Fallen FruitInstructions (read Carefully) Hold the banana. Close Your eyes. Center yourself. As you connect with the banana allow a question, a childhood memory, personal story, dream, feeling, wish or request to come to mind. Take a deep breath and press record. Banana Hotline will translate our voices into a living monument of sound. ps. If you ask the banana a question, your answer will come by morning. Be prepared with pen and paper and share your answers. send us a link to your sound or video files or mail to email@example.com Read about our project at TED Active 2013
Gardens of LACMA: Where You Can Have Your Art and Eat It Too! - Huffington Post
A Public Monument to the Fruit Tree - Lacma Unframed
The Loneliest Fruit in World, video, 2010
While in a residency in Tromsø, Norway, 200 miles above the arctic circle, we became fascinated by arctic berries. The lingonberry, the salmonberry and the blueberry grow without any human involvement and for a few short weeks become the site of intense activity as people come to pick them. Against a beautiful, spare landscape peppered with tiny blueberries, the video follows a group of Norwegians who while picking negotiate the relation between solitude, gleaning and company. Following the berries, one gleaner leaves the group and has to decide whether to continue on her own path or re-join the group.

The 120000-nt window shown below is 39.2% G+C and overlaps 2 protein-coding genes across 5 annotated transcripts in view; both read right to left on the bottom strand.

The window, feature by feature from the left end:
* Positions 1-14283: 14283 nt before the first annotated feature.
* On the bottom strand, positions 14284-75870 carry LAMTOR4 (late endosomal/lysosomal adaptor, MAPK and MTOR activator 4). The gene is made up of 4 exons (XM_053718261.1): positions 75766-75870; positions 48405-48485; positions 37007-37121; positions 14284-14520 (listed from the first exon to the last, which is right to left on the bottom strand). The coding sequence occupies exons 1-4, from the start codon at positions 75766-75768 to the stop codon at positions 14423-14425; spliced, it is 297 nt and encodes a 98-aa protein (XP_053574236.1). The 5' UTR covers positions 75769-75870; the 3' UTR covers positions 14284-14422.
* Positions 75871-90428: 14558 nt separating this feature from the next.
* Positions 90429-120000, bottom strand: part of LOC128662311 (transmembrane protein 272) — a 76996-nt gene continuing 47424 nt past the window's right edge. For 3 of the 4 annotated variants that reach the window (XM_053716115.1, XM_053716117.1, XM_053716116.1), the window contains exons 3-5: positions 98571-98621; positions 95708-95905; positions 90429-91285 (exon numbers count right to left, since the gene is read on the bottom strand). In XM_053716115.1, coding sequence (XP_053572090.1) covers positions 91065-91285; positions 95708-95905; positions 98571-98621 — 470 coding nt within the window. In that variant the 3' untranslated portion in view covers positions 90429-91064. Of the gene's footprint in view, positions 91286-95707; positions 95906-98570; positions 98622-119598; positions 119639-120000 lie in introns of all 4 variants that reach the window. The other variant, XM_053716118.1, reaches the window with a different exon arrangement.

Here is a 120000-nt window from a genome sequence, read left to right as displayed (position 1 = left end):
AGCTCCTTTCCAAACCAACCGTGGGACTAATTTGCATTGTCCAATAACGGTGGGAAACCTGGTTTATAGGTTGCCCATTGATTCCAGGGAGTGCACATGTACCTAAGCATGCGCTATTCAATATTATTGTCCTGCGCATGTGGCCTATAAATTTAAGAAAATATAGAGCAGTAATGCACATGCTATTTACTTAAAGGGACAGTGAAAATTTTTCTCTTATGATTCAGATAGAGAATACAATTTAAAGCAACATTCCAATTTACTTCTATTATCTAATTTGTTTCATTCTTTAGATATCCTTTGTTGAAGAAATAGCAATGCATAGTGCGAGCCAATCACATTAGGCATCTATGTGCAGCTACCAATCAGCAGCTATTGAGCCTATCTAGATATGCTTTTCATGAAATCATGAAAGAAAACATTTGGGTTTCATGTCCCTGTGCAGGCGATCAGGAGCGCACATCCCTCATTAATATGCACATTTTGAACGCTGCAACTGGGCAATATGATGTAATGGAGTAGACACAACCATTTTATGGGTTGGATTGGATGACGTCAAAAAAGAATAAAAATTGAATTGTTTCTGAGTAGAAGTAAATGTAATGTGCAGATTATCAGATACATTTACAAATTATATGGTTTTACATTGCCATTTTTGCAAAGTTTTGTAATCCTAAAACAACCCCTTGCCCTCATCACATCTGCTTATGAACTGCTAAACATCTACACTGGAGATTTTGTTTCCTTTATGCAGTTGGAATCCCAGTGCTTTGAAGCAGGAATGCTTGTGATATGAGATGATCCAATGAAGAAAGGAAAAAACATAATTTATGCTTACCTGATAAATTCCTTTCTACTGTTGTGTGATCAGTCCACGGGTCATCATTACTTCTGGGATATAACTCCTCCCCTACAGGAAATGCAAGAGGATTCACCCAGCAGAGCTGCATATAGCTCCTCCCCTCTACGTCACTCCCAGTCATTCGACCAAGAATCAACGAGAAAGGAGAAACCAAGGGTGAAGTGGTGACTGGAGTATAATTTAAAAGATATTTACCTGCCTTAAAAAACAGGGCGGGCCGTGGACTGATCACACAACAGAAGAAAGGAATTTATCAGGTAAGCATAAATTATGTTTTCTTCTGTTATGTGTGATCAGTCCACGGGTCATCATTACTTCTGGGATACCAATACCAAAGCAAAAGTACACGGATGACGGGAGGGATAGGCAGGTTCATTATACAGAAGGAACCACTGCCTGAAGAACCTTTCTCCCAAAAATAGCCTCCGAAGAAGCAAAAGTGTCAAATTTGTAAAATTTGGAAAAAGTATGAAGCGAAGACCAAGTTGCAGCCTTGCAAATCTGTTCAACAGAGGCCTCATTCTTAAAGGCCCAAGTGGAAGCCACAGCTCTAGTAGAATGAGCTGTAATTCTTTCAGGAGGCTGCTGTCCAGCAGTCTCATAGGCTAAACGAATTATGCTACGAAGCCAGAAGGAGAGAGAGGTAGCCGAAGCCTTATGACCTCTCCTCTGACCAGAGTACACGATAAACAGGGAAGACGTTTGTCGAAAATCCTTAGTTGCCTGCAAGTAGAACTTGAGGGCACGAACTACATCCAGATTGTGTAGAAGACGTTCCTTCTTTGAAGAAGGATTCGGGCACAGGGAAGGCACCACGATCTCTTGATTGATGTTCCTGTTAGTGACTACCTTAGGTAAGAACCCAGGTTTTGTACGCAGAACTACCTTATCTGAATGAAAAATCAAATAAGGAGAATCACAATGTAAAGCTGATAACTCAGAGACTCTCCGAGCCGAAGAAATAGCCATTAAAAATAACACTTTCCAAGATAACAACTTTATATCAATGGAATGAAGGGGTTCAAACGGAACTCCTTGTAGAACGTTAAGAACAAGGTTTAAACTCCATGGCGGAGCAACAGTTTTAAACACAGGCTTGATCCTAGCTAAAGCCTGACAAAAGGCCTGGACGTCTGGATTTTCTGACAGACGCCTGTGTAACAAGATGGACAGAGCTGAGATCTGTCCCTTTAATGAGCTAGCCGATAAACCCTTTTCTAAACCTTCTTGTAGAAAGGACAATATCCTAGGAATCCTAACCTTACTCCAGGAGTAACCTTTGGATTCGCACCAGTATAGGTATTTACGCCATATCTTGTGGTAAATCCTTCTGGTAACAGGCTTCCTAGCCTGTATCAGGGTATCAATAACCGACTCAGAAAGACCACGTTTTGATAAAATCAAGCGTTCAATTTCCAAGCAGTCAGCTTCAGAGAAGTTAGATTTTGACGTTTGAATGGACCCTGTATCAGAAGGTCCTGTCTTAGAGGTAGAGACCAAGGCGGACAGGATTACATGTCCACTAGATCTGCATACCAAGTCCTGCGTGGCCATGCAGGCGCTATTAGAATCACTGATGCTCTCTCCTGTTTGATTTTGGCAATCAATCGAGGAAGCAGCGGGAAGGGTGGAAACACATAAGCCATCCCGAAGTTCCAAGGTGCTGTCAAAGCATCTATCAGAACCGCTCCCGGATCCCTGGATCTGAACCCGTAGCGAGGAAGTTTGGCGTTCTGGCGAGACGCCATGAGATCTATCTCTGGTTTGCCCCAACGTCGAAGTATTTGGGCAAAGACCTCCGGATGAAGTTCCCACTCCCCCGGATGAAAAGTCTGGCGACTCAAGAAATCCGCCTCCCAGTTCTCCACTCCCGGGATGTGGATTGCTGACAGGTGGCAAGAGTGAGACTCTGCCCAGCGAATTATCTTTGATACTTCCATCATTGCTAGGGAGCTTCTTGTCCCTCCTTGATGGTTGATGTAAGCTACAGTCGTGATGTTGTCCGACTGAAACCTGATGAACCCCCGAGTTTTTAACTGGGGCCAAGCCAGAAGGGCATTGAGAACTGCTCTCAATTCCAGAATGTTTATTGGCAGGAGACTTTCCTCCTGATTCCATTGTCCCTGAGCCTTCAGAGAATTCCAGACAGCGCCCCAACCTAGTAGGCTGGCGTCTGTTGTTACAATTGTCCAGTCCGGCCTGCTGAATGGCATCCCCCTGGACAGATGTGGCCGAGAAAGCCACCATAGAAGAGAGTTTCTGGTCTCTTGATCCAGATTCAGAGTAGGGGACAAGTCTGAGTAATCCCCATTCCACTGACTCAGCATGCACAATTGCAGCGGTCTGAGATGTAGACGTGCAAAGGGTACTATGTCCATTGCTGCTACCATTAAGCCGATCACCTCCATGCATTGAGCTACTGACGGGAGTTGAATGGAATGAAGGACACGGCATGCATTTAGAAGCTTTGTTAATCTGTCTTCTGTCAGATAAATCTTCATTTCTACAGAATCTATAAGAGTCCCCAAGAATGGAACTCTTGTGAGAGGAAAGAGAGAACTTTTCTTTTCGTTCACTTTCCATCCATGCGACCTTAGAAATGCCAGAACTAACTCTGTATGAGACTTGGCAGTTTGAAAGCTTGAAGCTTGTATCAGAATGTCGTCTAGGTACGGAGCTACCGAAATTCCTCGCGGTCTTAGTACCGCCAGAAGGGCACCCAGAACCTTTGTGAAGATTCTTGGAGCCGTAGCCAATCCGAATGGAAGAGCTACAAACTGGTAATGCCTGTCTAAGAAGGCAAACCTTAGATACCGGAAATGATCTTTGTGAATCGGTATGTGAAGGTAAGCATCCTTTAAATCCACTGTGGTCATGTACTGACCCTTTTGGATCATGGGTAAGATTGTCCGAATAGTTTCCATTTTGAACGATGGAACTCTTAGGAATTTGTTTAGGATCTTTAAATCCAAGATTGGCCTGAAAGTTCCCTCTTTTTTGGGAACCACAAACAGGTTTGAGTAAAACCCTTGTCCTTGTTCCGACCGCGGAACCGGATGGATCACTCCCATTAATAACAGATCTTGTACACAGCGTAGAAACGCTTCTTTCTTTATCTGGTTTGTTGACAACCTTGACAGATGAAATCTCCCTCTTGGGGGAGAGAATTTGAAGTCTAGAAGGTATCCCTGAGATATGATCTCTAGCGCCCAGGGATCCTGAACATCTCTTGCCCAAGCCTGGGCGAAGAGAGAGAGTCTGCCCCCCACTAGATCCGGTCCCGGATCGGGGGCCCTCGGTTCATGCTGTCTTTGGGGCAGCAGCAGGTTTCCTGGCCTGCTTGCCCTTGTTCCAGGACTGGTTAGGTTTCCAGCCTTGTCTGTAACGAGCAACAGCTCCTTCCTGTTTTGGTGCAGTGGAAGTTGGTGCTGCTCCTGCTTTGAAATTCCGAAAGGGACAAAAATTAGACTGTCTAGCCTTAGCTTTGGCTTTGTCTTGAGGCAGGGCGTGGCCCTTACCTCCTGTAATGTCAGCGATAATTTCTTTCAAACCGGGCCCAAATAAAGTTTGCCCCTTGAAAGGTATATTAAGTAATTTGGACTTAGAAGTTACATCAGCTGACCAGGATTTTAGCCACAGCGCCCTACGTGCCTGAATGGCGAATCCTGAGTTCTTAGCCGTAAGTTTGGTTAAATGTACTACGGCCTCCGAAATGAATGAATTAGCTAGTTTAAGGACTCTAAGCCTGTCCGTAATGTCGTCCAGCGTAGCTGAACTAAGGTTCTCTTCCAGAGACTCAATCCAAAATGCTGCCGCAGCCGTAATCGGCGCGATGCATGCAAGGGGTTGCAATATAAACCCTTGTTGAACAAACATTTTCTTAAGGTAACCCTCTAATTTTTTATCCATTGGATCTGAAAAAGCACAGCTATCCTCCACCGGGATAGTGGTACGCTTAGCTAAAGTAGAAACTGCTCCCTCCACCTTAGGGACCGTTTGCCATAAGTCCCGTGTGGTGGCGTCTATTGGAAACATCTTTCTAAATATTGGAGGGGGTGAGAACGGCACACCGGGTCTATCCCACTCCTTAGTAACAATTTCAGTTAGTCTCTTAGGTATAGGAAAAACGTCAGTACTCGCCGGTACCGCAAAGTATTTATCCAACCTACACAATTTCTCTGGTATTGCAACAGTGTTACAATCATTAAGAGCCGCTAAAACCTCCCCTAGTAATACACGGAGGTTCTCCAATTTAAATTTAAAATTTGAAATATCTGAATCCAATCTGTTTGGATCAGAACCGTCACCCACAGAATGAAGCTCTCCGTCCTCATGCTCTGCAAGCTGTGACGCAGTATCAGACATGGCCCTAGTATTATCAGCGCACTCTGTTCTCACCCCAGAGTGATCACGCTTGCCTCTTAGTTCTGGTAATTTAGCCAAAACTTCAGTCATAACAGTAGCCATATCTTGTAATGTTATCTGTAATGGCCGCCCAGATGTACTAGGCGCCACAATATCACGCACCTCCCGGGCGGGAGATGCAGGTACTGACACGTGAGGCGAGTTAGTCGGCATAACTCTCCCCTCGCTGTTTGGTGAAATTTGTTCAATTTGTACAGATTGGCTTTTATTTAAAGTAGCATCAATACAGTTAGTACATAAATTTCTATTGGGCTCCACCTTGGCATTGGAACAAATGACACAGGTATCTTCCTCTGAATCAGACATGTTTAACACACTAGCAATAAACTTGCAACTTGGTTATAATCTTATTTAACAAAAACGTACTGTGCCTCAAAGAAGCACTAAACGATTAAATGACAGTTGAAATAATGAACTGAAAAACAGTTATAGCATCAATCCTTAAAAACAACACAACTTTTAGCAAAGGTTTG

Based on research Fallen Fruit did while on a residency in Cali, Colombia, this multi-part installation focuses on the banana, the most popular fruit in the world. One set of nine large photographs of a banana plantation in the north of Colombia are opposed to nine portraits of workers on the plantation. In a second gallery are two hypnotic videos face to face, one of the workers cutting, washing and packing the bananas for shipment, and the other of American teenagers eating the bananas in an endless loop. A collection of video interviews with Colombian historians, activists and citizens rounds out the view. This was the first segment of our work on the Colonial History of Fruit.